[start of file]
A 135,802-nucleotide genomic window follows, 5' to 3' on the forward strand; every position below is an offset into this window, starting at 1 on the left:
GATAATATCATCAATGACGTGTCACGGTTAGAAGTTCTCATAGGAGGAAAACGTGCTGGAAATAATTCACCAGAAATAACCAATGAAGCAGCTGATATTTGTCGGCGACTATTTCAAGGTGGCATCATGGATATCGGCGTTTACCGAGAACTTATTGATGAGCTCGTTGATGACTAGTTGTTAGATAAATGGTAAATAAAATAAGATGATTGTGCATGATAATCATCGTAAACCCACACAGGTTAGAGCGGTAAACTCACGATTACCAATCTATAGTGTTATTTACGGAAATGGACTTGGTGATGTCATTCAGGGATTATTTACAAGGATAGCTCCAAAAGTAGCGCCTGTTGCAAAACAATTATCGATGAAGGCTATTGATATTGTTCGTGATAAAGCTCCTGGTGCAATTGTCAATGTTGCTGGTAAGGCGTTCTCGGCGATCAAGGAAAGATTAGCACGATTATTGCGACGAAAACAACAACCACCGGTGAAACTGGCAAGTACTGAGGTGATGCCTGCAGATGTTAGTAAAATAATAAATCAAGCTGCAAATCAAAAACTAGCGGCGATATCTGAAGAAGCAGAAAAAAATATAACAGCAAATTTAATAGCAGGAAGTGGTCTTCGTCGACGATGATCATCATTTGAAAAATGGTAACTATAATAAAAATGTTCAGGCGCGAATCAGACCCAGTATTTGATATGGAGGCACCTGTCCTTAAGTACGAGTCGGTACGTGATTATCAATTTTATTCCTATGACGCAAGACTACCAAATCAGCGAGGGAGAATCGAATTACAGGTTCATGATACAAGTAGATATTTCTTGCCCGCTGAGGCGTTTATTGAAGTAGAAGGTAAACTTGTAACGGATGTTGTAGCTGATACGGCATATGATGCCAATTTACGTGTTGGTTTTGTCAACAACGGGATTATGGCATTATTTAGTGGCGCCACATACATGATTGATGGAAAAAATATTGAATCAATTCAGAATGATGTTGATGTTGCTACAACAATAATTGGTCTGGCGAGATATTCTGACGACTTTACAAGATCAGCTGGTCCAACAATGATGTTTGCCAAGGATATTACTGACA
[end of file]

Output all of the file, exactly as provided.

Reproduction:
A 135,802-nucleotide genomic window follows, 5' to 3' on the forward strand; every position below is an offset into this window, starting at 1 on the left:
GATAATATCATCAATGACGTGTCACGGTTAGAAGTTCTCATAGGAGGAAAACGTGCTGGAAATAATTCACCAGAAATAACCAATGAAGCAGCTGATATTTGTCGGCGACTATTTCAAGGTGGCATCATGGATATCGGCGTTTACCGAGAACTTATTGATGAGCTCGTTGATGACTAGTTGTTAGATAAATGGTAAATAAAATAAGATGATTGTGCATGATAATCATCGTAAACCCACACAGGTTAGAGCGGTAAACTCACGATTACCAATCTATAGTGTTATTTACGGAAATGGACTTGGTGATGTCATTCAGGGATTATTTACAAGGATAGCTCCAAAAGTAGCGCCTGTTGCAAAACAATTATCGATGAAGGCTATTGATATTGTTCGTGATAAAGCTCCTGGTGCAATTGTCAATGTTGCTGGTAAGGCGTTCTCGGCGATCAAGGAAAGATTAGCACGATTATTGCGACGAAAACAACAACCACCGGTGAAACTGGCAAGTACTGAGGTGATGCCTGCAGATGTTAGTAAAATAATAAATCAAGCTGCAAATCAAAAACTAGCGGCGATATCTGAAGAAGCAGAAAAAAATATAACAGCAAATTTAATAGCAGGAAGTGGTCTTCGTCGACGATGATCATCATTTGAAAAATGGTAACTATAATAAAAATGTTCAGGCGCGAATCAGACCCAGTATTTGATATGGAGGCACCTGTCCTTAAGTACGAGTCGGTACGTGATTATCAATTTTATTCCTATGACGCAAGACTACCAAATCAGCGAGGGAGAATCGAATTACAGGTTCATGATACAAGTAGATATTTCTTGCCCGCTGAGGCGTTTATTGAAGTAGAAGGTAAACTTGTAACGGATGTTGTAGCTGATACGGCATATGATGCCAATTTACGTGTTGGTTTTGTCAACAACGGGATTATGGCATTATTTAGTGGCGCCACATACATGATTGATGGAAAAAATATTGAATCAATTCAGAATGATGTTGATGTTGCTACAACAATAATTGGTCTGGCGAGATATTCTGACGACTTTACAAGATCAGCTGGTCCAACAATGATGTTTGCCAAGGATATTACTGACA